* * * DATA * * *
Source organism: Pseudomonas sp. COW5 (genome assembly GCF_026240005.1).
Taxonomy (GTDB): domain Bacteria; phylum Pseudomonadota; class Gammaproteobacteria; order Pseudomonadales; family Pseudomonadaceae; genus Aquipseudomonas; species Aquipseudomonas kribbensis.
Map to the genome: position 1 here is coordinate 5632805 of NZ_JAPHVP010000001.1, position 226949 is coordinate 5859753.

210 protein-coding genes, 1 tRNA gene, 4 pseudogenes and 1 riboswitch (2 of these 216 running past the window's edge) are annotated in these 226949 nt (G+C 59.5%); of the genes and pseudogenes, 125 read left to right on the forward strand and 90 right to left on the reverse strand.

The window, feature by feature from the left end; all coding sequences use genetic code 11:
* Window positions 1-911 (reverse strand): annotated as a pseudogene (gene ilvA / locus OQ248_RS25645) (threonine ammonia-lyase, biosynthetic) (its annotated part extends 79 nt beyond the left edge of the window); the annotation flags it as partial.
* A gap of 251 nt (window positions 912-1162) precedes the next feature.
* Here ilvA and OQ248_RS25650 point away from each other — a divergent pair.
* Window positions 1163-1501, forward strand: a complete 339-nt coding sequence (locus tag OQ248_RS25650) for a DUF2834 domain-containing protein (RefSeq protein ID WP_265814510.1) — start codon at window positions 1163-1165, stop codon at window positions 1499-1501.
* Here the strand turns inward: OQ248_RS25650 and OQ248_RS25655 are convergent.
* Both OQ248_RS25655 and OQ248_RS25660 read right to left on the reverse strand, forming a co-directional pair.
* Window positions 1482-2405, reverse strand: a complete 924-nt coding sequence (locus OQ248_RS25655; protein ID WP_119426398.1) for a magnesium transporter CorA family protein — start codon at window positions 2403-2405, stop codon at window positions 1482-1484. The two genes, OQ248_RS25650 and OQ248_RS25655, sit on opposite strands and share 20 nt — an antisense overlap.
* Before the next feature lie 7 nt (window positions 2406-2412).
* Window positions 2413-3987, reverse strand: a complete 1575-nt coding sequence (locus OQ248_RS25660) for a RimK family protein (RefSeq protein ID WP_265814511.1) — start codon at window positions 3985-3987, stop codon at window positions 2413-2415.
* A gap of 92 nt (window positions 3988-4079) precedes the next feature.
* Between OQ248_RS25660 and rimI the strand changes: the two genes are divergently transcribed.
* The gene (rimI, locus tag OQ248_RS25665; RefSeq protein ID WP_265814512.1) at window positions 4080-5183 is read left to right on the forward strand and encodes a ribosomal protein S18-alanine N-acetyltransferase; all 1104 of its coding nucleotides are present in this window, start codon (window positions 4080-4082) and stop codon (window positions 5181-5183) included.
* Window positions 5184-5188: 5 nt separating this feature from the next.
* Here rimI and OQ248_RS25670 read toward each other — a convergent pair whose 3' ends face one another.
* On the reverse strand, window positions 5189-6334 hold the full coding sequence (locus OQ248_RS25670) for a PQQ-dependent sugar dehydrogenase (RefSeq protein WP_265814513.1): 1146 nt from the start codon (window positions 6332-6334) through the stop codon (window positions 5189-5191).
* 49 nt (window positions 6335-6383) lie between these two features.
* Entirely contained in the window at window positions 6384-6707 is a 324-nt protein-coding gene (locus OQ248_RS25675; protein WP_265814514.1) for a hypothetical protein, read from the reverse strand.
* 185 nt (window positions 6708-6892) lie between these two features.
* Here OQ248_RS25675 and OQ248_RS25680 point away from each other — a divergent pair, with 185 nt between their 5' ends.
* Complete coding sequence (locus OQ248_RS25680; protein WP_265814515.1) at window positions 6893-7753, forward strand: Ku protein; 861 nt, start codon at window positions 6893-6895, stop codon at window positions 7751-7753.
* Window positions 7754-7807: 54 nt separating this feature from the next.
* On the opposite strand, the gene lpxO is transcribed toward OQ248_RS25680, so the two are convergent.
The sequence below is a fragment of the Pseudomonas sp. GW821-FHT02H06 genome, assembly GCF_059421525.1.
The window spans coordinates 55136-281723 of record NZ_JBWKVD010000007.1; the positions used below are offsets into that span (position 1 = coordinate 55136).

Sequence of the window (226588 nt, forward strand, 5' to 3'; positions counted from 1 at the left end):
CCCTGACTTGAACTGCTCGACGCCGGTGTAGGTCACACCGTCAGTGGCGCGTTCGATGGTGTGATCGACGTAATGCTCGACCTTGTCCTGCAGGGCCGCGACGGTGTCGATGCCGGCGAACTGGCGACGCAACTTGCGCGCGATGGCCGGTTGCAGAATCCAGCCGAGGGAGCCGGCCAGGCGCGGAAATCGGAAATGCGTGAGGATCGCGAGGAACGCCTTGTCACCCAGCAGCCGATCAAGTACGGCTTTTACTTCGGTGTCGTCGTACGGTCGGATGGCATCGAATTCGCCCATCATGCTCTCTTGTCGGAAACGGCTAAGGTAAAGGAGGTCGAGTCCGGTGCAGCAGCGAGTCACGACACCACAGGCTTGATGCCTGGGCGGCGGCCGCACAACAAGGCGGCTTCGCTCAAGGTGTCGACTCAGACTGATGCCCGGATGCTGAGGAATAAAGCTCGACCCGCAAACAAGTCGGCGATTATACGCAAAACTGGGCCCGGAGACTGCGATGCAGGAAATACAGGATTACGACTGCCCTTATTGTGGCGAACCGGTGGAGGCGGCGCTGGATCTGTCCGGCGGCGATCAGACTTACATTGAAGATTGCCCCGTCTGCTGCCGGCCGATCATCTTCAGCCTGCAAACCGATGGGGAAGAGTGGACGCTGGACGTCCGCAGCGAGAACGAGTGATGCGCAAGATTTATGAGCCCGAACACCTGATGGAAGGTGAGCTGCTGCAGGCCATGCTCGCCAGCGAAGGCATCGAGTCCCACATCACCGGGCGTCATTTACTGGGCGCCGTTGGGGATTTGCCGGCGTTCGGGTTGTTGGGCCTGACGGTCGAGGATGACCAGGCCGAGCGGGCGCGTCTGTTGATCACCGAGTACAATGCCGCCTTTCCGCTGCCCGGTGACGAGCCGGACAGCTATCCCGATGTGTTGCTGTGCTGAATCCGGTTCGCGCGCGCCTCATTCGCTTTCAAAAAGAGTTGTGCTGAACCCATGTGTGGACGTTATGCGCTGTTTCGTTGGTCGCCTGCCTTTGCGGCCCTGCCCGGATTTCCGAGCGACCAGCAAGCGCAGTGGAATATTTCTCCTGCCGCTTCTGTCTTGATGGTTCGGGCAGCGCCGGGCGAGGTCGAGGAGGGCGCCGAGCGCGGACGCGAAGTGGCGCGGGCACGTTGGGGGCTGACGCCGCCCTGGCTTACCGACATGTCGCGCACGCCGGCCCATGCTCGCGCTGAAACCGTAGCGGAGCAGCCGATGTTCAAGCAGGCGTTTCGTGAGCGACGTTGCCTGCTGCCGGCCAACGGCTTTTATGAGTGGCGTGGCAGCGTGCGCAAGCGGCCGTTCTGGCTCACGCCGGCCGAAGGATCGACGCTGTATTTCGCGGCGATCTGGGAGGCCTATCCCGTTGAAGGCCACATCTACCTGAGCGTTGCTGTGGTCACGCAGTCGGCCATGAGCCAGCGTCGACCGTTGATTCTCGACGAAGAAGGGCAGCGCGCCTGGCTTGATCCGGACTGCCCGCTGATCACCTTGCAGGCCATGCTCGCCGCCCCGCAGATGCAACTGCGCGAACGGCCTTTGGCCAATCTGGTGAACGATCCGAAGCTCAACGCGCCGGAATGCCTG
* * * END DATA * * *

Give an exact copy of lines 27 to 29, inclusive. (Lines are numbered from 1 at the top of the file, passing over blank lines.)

* On the opposite strand, the gene lpxO is transcribed toward OQ248_RS25680, so the two are convergent.
The sequence below is a fragment of the Pseudomonas sp. GW821-FHT02H06 genome, assembly GCF_059421525.1.
The window spans coordinates 55136-281723 of record NZ_JBWKVD010000007.1; the positions used below are offsets into that span (position 1 = coordinate 55136).